Very valuable for historical research is the listing of all troop units in a province in which the soldiers who were granted citizenship were stationed, as well as the names of the current governor, the two consuls and the commander of the discharging unit. Seven witnesses are also listed who authenticated the copy in Rome. Diplomas are dated to the exact day and can therefore provide important information on chronology (reigns and titles of emperors, dating of governors) and on social and military history. In the meantime, the number of known diplomas is also large enough to make cautious statistical statements: For example, the relative accumulation of diplomas that were issued around 92 or 158 indicates particularly extensive new recruits, each made 25 years earlier - in the two cases mentioned, a connection with the two Jewish wars (66–73 and 132–135) is obvious. The imperial army had to make up for losses at the time, and the newly hired auxiliary and naval soldiers were then discharged 25 years later.

See also as an example of a military diploma: Military diploma for the Centurio Plator .

End of military diplomas

In 1930 a bronze plaque was recovered in the Pannonian legionary camp Brigetio containing a decree of the emperors Constantine (306–337) and Licinius (308–324) of June 9, 311. There is no consensus among experts on the interpretation of the text. The archaeologist Rudolf Egger (1882–1969) saw this as the end of the previous military diplomas, while the ancient historian Konrad Kraft (1920–1970) only saw a change in the previous mode of issuing immunity confirmations.

Research and Publication

Diplomas are counted among the inscriptions , their research therefore falls within the area of ​​Latin epigraphy (as a special discipline within ancient historical research). The few examples known up to around 1955 are collected in Volume XVI of the Corpus Inscriptionum Latinarum (CIL); the diplomas published since the late 1950s have been collected in the five volumes of the Roman Military Diplomas (RMD) by Margaret M. Roxan and Paul A. Holder ; In addition, there are publications in specialist journals such as Chiron or the Zeitschrift für Papyrologie und Epigraphik (ZPE). Most of the known military diplomas come from the Balkan provinces of the empire, which were the most important recruiting area for the Roman army during the high imperial era.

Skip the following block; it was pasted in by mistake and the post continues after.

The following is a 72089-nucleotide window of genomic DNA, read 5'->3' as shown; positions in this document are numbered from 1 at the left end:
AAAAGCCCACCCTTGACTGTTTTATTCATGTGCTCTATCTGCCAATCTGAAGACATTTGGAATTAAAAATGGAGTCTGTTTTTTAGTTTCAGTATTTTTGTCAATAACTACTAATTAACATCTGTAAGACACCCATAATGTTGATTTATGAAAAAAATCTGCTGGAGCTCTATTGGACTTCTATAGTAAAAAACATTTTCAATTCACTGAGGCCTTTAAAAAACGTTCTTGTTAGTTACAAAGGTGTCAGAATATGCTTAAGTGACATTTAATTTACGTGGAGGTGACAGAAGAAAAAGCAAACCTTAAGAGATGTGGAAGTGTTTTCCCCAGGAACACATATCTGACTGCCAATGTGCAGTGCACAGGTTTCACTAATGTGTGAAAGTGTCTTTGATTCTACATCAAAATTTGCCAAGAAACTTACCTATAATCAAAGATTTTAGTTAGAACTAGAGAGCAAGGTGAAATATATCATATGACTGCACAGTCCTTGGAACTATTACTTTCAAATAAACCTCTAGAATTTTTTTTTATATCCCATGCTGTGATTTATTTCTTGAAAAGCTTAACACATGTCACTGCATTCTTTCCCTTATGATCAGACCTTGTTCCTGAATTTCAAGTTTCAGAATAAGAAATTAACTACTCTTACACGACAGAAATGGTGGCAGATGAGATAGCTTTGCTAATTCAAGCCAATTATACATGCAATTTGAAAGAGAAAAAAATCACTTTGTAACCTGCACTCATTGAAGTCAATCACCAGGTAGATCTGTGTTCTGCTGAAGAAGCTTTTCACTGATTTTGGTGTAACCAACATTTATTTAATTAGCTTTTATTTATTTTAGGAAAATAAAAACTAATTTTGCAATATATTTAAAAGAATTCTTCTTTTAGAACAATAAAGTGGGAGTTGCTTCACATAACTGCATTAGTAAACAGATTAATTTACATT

Many diplomas (or fragments) end up in the art trade without being scientifically processed. The number of known diplomas and diploma fragments has risen sharply, especially since the 1980s, which is mainly due to the widespread use of metal detectors that are used by private treasure hunters or robber graves . Military diplomas found are archaeological finds that must be reported to the responsible monument protection authorities and must be scientifically documented and recovered by them. The concealment of a find remains a violation of the treasure shelf , where it exists, and a criminal offense that cannot be remedied even by an anonymous publication, for example via "Roman Military Diplomas On-Line" (see web links). In the meantime, some fake diplomas have also surfaced, but so far these have been isolated cases.